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Cold War Kids on their 4th album 'Dear Miss Lonelyhearts'

The Cold War Kids perform on stage at the Filter Magazine Showcase during the 2013 SXSW Music, Film + Interactive Festival at Clive Bar on March 13, 2013 in Austin, Texas.
The Cold War Kids perform on stage at the Filter Magazine Showcase during the 2013 SXSW Music, Film + Interactive Festival at Clive Bar on March 13, 2013 in Austin, Texas.
Michael Buckner/Getty Images for SXSW

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Long Beach rockers Cold War Kids are back with their fourth studio album, "Dear Miss Lonelyhearts," based on a black comedy set during the Great Depression. The foursome first hit the scene in 2006 with their debut "Robbers & Cowards," and they've been a staple both nationally and in LA's music scene ever since. 

Their latest effort, produced by Dann Gallucci and Lars Stalfors, debuted on April 2.

Guitarist and vocalist Nathan Willet and bassist Matt Maust join the show to tell us about their humble beginnings, taking formal singing lessons and the inspiration behind the title "Dear Miss Lonelyhearts."  They even play us a couple live tunes from their new album. 

Interview Highlights:


On living together in Whittier:
Matt Maust: "We lived in a back house, the four of us in a really small house. We practiced under it in the garage. And it was pretty janky and dirty, and when we moved in there, there was a homeless man living there. When we moved in, we had to ask him to leave politely so we could have a practice space. A lot of friends live in the area, they came by a lot. There was a lot of Miller High-Life drinking. It was a lot of hanging out, but also a lot of hanging out that was going somewhere. We were all writing songs, all working jobs. It was a place where there never was not people around, and a lot of overgrown weeds."

On the Nathan West novel, "Miss Lonelyhearts", that inspired the title of the new album:
Nathan Willett: "The summary is that the main character is a guy who is an advice columnist, who is having this spiritual crisis where he can't just respond with these really happy, light messages to these readers of his who have these really tragic stories, so he's trying to think 'how can I write them something really meaningful, that's real and from me that's also not kind of shallow?' It kind of reminds me a lot of a Dostoyevsky characters as well. Everyone's dialogue is almost kind of like a Woody Allen movie, where everyone is saying things that you kind of never would really say in real life, but by doing that you're getting to these really deep things."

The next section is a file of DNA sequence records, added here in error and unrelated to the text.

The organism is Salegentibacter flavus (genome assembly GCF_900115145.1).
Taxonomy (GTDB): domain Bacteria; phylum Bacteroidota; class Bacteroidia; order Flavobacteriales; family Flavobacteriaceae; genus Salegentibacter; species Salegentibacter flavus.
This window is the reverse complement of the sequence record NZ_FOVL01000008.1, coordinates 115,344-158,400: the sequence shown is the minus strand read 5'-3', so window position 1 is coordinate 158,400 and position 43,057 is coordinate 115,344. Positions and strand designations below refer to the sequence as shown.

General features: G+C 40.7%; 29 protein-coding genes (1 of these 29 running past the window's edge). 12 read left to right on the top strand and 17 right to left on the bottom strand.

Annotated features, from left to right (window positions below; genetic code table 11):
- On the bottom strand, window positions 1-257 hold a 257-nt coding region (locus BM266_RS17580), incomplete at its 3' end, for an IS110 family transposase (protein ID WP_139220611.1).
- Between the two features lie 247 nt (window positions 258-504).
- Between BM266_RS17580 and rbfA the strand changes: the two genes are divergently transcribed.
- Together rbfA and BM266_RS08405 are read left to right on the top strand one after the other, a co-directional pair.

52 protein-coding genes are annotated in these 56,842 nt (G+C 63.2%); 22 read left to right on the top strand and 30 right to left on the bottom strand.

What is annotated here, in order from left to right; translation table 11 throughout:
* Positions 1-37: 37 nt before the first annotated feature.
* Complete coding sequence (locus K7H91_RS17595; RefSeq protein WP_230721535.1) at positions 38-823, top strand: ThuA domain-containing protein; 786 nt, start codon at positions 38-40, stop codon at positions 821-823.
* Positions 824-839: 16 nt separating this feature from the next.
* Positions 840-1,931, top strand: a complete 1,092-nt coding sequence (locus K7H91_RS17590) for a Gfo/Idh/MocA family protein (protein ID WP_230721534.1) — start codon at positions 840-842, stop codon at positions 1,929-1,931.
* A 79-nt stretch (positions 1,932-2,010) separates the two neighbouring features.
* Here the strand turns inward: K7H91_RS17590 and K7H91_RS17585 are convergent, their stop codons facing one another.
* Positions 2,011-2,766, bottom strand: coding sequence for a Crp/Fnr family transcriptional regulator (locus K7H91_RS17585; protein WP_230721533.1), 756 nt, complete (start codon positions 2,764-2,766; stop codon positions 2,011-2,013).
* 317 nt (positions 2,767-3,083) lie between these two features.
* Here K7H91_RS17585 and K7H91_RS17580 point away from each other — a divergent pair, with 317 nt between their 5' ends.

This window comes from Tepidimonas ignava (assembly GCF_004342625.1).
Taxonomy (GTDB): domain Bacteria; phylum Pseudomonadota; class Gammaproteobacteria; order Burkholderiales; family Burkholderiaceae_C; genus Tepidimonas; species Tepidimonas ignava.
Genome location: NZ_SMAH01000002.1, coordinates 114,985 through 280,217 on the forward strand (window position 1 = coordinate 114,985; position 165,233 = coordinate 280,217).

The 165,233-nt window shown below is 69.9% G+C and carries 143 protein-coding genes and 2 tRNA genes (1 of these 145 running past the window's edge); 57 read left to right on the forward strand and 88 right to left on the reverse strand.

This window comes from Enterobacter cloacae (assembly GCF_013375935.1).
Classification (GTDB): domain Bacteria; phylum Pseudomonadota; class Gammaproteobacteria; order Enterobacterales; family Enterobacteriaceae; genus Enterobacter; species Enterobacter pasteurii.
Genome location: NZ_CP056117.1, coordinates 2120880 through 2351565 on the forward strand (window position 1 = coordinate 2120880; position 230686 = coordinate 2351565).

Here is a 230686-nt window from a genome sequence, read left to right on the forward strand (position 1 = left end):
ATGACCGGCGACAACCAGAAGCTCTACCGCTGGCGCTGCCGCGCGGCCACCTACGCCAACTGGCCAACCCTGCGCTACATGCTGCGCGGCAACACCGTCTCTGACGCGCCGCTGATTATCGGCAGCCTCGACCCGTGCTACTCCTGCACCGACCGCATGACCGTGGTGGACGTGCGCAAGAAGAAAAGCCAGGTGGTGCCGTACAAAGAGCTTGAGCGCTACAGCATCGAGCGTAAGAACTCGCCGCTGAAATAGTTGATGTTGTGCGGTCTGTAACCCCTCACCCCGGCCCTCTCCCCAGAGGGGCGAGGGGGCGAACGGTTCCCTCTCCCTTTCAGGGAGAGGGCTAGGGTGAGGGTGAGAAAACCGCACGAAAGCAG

Is that "unsaid dialogue" reflected in any particular song on the album?
NW: "The title track 'Dear Miss Lonelyhearts' has a lot of it, and the song 'Bitter Poem,' in some ways I think of it as a conversation between old friends that have maybe had a falling out or a hard relationship. I love the last lines of the whole record of this kind of big, epic moment end of that song that says 'Well I can't hear you, are you talking to me? Oh I can't hear you, did you say that you're happy for me?' I think something about the way those lines come out is something that friends would say, seems really emotional to me."

MM: "I see this record as divided into three parts. There's the songs that are live, always playing in the room, the traditional Cold War Kids way from the first record and first EPs. Then there's the songs we built in the studio, built them up, I would say 'Loner Phase' is one of those kind of songs. Then there's a mixture of the two, kind of very live but lots of things added on top of it. 'Fear & Trembling' is one of those where it's very much live, us playing four guys in the room together, but then adding lots and lots of layers on top of it after the fact."

On getting formal training recently:
NW: "Learning how to sing, I always sang with a very high voice. Singing like that for an hour-and-a-half every night, it's just hard. I kind of knew, 'I need to learn some ways to  have a stronger voice and to take myself seriously as a singer. I've been doing (that) for years.' I actually got lessons at the Silverlake Conservatory, and I think throughout this record and this touring I've felt so much more confident as a singer and having greater strength as a singer and being able to go places more confidently. I love how the vocals for this record came out, and are so much better than what I've done before."

On the live version of "Bottled Affection": 
NW: "I think it's a really tender song… that we actually haven't been playing it as a band at these shows we've been doing the last month. A handful of times, kind of when the audience is just right, very attentive, and kind of eager and crazy but also really knowing that you can trust that you're going to have a really quiet moment. So I've been playing this song just on piano by myself, and I'll do some other thing with just an acoustic guitar, but there's a softness so it that I think is unique for us."